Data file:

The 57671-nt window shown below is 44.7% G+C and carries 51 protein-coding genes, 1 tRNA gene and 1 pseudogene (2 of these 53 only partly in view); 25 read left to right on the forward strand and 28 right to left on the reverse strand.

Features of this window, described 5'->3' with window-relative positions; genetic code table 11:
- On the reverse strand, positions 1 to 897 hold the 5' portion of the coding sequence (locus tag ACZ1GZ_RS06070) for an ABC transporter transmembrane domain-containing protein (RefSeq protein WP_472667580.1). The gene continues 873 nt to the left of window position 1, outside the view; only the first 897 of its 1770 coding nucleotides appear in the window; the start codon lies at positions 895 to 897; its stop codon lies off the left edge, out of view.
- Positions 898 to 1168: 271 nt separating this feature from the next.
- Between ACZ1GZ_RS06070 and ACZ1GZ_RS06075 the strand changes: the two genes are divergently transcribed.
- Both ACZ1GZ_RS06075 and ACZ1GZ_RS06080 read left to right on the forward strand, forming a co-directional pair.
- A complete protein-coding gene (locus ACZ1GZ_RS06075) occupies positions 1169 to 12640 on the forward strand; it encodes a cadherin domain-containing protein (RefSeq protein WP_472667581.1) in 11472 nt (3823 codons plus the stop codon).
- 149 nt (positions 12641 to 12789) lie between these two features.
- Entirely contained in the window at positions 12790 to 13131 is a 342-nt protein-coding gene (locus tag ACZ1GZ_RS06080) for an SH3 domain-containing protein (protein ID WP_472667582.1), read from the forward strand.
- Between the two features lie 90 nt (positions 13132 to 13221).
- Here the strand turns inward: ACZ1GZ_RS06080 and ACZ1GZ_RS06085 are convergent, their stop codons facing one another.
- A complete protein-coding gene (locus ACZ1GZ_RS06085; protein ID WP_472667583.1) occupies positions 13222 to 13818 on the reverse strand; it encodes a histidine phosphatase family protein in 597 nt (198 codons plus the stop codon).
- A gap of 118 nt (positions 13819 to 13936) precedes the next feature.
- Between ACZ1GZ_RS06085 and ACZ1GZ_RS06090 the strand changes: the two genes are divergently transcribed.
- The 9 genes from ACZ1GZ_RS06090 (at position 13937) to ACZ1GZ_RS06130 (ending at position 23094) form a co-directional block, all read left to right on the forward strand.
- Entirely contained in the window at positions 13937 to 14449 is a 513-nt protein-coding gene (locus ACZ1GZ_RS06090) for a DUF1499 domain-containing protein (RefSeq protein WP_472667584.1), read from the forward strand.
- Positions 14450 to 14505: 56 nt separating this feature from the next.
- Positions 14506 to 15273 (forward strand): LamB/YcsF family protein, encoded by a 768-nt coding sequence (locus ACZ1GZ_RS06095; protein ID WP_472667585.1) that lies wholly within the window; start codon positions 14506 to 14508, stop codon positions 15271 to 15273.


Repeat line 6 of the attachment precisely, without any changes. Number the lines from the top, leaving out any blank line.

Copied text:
- Both ACZ1GZ_RS06075 and ACZ1GZ_RS06080 read left to right on the forward strand, forming a co-directional pair.